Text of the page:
PETALING JAYA — Malaysia is entering 2019 with unsold completed residential units rising to 30,115 units as at Sept 30, 2018, an increase of 48.35% from the 20,304 units a year ago.
According to the Valuation and Property Services Department’s (JPPH) latest figures released on Saturday, the total value was RM19.54bil, a 56.44% rise from RM12.49bil a year ago. Should serviced apartments and small offices home offices (SoHos) be included, the overhang value rose to 40,916 units, valued at RM27.38bil.
JPPH defines an overhang as completed unsold units nine months after issuance of certificates of fitness, signifying from the authorities that a dwelling is fit for occupation. The unsold units are across the board from RM50,000 or less to more than RM1mil. The concentration begins even from the RM200,000-RM250,000 segment with about 3,500 unsold while the bulk of the overhang are priced RM500,000 and above, with more than 12,000 units.
The government and the Real Estate Housing Developers Association are planning to launch a national home ownership campaign in January to resolve this blemish on the property sector. Individual developers are currently putting last minute tweaks to their campaigns.
Among those looking forward to unveil their bags of goodies are the Eco World group, Sunway and Mah Sing, just to name a few.
The overhang has been rising in terms of units and ringgit value for a few years now, with the exception of 2015 when the number of overhang units decreased to 8,804 units, valued at RM3.64bil. However, the numbers took off again a year later, with unsold units valued at RM8.27bil in the third quarter of 2016.
The situation then and now is further complicated with the completion of serviced apartments and SoHos which are built on commercial land, but which are also used for residential purposes.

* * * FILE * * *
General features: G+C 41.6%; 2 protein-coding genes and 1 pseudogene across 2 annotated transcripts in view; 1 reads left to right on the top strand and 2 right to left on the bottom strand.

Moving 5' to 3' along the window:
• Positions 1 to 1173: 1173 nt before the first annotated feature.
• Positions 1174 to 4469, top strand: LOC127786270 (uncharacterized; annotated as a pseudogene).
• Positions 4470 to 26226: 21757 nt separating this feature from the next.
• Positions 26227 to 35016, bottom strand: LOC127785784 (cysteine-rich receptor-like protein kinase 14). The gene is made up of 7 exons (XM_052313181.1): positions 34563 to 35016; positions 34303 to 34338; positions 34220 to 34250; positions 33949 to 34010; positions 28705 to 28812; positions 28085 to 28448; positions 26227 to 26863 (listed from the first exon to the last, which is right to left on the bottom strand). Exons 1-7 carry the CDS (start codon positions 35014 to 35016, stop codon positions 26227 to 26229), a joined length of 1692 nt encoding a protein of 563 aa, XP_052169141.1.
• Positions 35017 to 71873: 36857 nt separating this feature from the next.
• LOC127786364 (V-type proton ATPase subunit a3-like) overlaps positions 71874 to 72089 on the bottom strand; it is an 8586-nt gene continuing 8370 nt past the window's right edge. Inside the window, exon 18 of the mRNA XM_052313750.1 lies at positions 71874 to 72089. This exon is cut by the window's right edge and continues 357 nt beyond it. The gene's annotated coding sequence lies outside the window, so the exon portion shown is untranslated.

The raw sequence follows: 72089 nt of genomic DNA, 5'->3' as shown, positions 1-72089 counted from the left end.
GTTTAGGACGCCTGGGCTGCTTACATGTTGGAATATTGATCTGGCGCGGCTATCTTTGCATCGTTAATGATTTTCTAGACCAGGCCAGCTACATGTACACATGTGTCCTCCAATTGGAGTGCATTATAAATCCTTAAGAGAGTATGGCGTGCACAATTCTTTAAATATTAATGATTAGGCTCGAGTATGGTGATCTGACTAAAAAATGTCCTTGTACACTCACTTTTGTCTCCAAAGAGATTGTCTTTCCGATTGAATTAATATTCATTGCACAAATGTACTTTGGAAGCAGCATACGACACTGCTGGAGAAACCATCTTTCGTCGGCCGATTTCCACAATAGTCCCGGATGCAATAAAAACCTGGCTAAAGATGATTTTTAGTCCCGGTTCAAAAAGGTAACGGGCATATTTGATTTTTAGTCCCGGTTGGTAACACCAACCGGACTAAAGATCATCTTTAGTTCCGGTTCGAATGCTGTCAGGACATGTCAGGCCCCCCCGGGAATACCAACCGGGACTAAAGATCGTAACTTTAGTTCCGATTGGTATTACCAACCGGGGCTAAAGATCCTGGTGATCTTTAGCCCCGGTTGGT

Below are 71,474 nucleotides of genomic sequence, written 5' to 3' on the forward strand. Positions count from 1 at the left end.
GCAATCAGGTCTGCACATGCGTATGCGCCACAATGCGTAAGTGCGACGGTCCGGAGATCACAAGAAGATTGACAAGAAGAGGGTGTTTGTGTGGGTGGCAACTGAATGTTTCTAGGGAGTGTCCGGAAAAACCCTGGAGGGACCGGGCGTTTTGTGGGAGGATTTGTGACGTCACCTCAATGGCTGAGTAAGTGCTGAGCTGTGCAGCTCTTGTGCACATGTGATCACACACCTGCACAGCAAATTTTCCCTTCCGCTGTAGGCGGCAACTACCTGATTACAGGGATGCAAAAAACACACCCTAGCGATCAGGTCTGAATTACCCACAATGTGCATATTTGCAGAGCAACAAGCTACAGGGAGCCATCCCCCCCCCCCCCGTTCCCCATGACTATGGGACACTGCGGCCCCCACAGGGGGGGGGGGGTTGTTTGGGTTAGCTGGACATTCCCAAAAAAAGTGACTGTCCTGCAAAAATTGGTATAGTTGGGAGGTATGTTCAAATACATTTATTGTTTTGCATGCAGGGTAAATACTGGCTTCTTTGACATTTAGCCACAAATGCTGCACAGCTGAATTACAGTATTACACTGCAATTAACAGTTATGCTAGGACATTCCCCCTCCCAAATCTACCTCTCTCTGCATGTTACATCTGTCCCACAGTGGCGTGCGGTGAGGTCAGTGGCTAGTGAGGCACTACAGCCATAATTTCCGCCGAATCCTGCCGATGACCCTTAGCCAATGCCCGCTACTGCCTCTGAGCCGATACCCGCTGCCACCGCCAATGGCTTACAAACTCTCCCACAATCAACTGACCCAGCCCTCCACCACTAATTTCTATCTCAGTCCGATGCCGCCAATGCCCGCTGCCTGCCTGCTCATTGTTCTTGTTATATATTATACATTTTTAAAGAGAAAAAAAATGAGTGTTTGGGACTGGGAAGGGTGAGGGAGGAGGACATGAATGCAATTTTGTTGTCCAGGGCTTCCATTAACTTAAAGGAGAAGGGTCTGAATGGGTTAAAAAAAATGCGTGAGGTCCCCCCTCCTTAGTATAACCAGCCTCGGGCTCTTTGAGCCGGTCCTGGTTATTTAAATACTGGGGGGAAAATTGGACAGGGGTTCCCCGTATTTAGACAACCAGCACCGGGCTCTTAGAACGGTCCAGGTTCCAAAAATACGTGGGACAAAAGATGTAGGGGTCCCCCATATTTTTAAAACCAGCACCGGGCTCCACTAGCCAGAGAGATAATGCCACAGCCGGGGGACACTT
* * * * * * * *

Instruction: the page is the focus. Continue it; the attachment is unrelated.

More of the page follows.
Johor has the largest number of unsold completed serviced apartments and SoHo units at 7,714. It rose 191% from the 2,647 units recorded a year ago. The overhang in serviced apartments is valued at RM6.16bil compared with its residential overhang of RM4.44bil. This means the total overall value of its unsold serviced apartments are 1.5 times that of residential housing.
This brings Johor’s total overhang to about RM10.6bil, or more than a third of the national RM27.38bil figure, excluding other forms of unsold commercial properties like offices and retail in the state. Going by JPPH reports, Johor has the highest number of completed unsold units in the country, with 6,053, a 55% increase from the 3,901 units a year ago.
A source from the JPPH said the country’s overhang scenario has somewhat changed with thousands of unsold serviced apartments and SoHos, a feature of urban centre living.
To circumvent high property prices, developers shifted their focus by building shoebox-sized units built in urban centres on commercial land which has a higher value than residential land.
Local authorities also convert land to commercial status in order to get higher land premiums from developers. Owners of these units also pay high taxes to the local authorities.
Developers “cut” the units smaller to bring the overall price down to give an illusion of affordability.
The JPPH source said: “Buyers bought these units because they were priced at around RM500,000 but they did not know that they have to pay higher serviced charges, utility bills and other taxes because of their commercial status.
“When they get the bills, they are shocked with the high charges,” the source said. That is one of the reasons why buyers may be staying away from serviced apartments, he said.
It is also difficult to bring up a family in such homes because of the small size of these units. A minimum size of 1,200 sq ft with three bedrooms would be more ideal, he said.
Among the states that have a serious overhang are Johor, Selangor, Penang and surprisingly, Kedah. Known as the rice bowl of Malaysia with its paddy-farming community, Kedah with an estimated population of about 2 million, has an overhang of 3,450 units, reducing marginally by 2.38% from a year ago. Selangor’s residential overhang rose to 4,524, up 25.81% while Penang, up 43.59% to 3,261 units.
He said JPPH depends on data fed to them by developers. Developers holding back information will not give a true and fair view of the situation. According to JPPH’s latest report, Kuala Lumpur has no unsold completed serviced apartments/SoHos.